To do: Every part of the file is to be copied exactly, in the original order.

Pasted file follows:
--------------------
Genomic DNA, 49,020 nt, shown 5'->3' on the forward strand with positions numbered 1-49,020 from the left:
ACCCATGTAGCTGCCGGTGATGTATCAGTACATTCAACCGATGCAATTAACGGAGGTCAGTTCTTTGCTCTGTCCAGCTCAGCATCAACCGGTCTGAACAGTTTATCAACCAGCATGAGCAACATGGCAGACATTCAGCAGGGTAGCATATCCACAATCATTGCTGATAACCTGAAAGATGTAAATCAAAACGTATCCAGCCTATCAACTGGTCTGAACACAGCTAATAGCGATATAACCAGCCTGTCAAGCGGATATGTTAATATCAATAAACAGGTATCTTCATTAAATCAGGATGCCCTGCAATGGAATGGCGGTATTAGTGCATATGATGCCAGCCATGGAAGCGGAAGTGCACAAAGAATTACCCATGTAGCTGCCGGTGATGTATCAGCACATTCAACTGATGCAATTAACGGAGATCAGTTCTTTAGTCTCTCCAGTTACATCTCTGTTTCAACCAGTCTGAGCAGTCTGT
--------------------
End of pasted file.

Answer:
Genomic DNA, 49,020 nt, shown 5'->3' on the forward strand with positions numbered 1-49,020 from the left:
ACCCATGTAGCTGCCGGTGATGTATCAGTACATTCAACCGATGCAATTAACGGAGGTCAGTTCTTTGCTCTGTCCAGCTCAGCATCAACCGGTCTGAACAGTTTATCAACCAGCATGAGCAACATGGCAGACATTCAGCAGGGTAGCATATCCACAATCATTGCTGATAACCTGAAAGATGTAAATCAAAACGTATCCAGCCTATCAACTGGTCTGAACACAGCTAATAGCGATATAACCAGCCTGTCAAGCGGATATGTTAATATCAATAAACAGGTATCTTCATTAAATCAGGATGCCCTGCAATGGAATGGCGGTATTAGTGCATATGATGCCAGCCATGGAAGCGGAAGTGCACAAAGAATTACCCATGTAGCTGCCGGTGATGTATCAGCACATTCAACTGATGCAATTAACGGAGATCAGTTCTTTAGTCTCTCCAGTTACATCTCTGTTTCAACCAGTCTGAGCAGTCTGT